The weather folks say that the “polar vortex” has split this winter, meaning that instead of a nice cold mass of air spinning over the north pole, all that cold will be directed north/south toward Canada and, by extension, to all of us in Northern New England. The forecasters are predicting a very cold and stormy (and hence snowy) February.
It brings to mind a spiritual exercise for us all. We’ve been through this before. Predictions of the future which are doomy and gloomy, whether it’s the economy, our politics, our common earth home, our kids’ futures – and yet, the world keeps spinning, and doesn’t come to an end, nor will it anytime soon. But there’s still something to worry about and prepare for. Are we destined to bounce from crisis to crisis throughout our lives? What can we do other than buy more bags of Sno-Melt? What exactly is certain in our lives other than constant worries?
These questions of how we cope with our earthly lives are why Church is so important, because God has a lot to say about coping, hoping, and the future. Read the lectionary for Feb 17: Jeremiah 17:5-10. God uses nature to teach us about faith, because these images are connected to growth, nourishment, renewal, and seasons of our lives. When we put our trust in God we are blessed like a tree – green and perpetually fruit-bearing. If we worry too much about the world and trying to control it or constantly moving from crisis to crisis, we are like the shrub, with no way to thrive and alone in a parched desert.
But what about the moments, or even months and years when our trust in God doesn’t feel fruitful and we just feel like the desert shrub? Jesus tells us in Luke 6:17-26 of the Beatitudes, and for each present reality of our spirits-poverty, hunger, weeping, hatred-there is a promise to come. The poor will reap the Kingdom, the hungry filled, the weeping will laugh again, and ones excluded will leap for joy. Now, there’s no timing on these promises, and Jesus doesn’t magically lift them away, even for the ones listening that day when he says this. These gifts will come; just not likely today.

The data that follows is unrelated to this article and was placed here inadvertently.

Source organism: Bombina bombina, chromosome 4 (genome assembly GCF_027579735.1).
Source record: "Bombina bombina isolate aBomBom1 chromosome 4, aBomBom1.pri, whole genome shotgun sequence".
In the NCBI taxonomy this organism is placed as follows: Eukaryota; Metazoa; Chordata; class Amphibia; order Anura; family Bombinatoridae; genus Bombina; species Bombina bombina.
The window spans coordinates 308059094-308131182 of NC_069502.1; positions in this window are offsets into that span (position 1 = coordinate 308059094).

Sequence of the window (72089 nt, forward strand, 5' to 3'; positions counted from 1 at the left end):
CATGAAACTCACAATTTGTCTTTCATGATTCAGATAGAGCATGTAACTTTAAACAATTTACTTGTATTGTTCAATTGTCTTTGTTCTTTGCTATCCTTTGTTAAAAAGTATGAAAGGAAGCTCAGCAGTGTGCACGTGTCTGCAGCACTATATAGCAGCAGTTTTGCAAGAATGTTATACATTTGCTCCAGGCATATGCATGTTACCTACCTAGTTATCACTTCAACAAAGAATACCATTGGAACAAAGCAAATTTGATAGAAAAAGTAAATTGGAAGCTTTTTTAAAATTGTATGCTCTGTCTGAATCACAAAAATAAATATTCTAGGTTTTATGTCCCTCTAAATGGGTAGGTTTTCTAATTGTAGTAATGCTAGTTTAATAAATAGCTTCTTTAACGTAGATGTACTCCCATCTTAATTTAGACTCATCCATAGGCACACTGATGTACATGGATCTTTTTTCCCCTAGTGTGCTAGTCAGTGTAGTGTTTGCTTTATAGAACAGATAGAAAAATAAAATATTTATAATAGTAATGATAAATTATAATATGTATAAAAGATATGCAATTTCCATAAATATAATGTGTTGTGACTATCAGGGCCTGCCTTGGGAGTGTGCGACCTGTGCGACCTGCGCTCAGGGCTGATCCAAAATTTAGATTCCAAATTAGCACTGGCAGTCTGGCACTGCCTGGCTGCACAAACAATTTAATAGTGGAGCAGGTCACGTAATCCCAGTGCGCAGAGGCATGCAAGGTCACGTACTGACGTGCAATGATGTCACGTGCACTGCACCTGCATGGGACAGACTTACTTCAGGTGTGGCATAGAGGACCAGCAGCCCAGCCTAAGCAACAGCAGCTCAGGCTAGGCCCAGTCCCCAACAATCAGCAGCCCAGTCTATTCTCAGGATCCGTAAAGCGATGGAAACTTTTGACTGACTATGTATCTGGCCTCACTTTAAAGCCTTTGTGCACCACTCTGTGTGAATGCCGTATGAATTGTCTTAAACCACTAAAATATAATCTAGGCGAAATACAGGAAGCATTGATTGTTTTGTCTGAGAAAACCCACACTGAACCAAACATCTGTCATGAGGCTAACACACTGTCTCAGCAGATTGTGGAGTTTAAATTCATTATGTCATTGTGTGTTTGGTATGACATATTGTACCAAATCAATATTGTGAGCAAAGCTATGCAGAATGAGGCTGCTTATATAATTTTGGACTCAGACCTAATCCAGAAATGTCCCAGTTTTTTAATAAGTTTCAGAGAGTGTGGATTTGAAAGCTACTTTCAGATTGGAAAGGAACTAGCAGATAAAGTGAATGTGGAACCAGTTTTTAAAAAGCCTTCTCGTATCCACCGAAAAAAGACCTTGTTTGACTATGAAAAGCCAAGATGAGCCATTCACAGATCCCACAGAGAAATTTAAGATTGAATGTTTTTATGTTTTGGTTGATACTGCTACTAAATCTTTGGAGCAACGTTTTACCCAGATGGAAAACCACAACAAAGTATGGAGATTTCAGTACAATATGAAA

Jeremiah’s tree paints a picture of timing. The green, fruitful tree is our future. But the tree is not fearful when the heat comes; its leaves are still green. Even in darkness, the tree grows. Even when it doesn’t rain, the tree will survive. When everything around the tree tries to take its life away, the tree will not die. Because in the Lord’s care, the tree will thrive.
So it is with us. The future is a difficult place to put our trust. So is the present. And the past gives us the worldly message and the tough lesson that we shouldn’t trust the present or future. But Jesus and Jeremiah remind us that it is not the FUTURE itself that we should trust. It is God. When we trust in ourselves alone, we become the shrub. But trusting in God who leads us through the troubled present lets us move forward through that long February, or job loss, or illness of us or a loved one, to the other side, a future of hope.
In our despair, God holds the past, present and future, and our challenge is to live in both conditions of our present reality and hopeful future, knowing that we are both and at once hungry and full, weeping
and laughing, hated and loved. For every part of life, God lets us know that God is with us every step of the way. To live otherwise, Jesus says (using the rich and powerful, or those living entirely worldly and not helping or considering others in all they do) will give a future filled with sorrow and emptiness. The other side for those folks is not blessing, but suffering, because God plays no role in their lives.
So it’s February. Winter is here. But spring will always come. Take heart, dear friends, and bring someone who needs to hear these words with you some cold, frosty Sunday to join us for a warm welcome at TCC.